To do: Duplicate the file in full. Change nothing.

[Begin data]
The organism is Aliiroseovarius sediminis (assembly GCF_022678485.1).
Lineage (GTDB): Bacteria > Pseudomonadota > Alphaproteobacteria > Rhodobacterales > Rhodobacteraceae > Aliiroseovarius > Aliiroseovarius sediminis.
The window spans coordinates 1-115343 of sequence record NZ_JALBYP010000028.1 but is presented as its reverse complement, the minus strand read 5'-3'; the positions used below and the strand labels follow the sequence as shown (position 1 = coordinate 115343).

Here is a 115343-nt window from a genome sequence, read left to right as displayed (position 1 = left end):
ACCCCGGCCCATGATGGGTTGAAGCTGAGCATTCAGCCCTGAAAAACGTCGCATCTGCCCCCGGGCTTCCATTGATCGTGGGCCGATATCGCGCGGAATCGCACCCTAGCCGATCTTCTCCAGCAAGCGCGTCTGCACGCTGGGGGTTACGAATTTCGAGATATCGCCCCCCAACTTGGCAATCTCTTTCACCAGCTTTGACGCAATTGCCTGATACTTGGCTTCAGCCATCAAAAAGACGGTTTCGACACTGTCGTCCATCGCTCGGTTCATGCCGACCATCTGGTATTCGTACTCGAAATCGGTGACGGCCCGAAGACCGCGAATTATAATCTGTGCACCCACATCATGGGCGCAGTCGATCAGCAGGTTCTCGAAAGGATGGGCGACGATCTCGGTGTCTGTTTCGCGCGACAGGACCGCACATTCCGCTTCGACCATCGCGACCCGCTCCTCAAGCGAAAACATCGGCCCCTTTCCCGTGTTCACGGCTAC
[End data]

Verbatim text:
The organism is Aliiroseovarius sediminis (assembly GCF_022678485.1).
Lineage (GTDB): Bacteria > Pseudomonadota > Alphaproteobacteria > Rhodobacterales > Rhodobacteraceae > Aliiroseovarius > Aliiroseovarius sediminis.
The window spans coordinates 1-115343 of sequence record NZ_JALBYP010000028.1 but is presented as its reverse complement, the minus strand read 5'-3'; the positions used below and the strand labels follow the sequence as shown (position 1 = coordinate 115343).

Here is a 115343-nt window from a genome sequence, read left to right as displayed (position 1 = left end):
ACCCCGGCCCATGATGGGTTGAAGCTGAGCATTCAGCCCTGAAAAACGTCGCATCTGCCCCCGGGCTTCCATTGATCGTGGGCCGATATCGCGCGGAATCGCACCCTAGCCGATCTTCTCCAGCAAGCGCGTCTGCACGCTGGGGGTTACGAATTTCGAGATATCGCCCCCCAACTTGGCAATCTCTTTCACCAGCTTTGACGCAATTGCCTGATACTTGGCTTCAGCCATCAAAAAGACGGTTTCGACACTGTCGTCCATCGCTCGGTTCATGCCGACCATCTGGTATTCGTACTCGAAATCGGTGACGGCCCGAAGACCGCGAATTATAATCTGTGCACCCACATCATGGGCGCAGTCGATCAGCAGGTTCTCGAAAGGATGGGCGACGATCTCGGTGTCTGTTTCGCGCGACAGGACCGCACATTCCGCTTCGACCATCGCGACCCGCTCCTCAAGCGAAAACATCGGCCCCTTTCCCGTGTTCACGGCTAC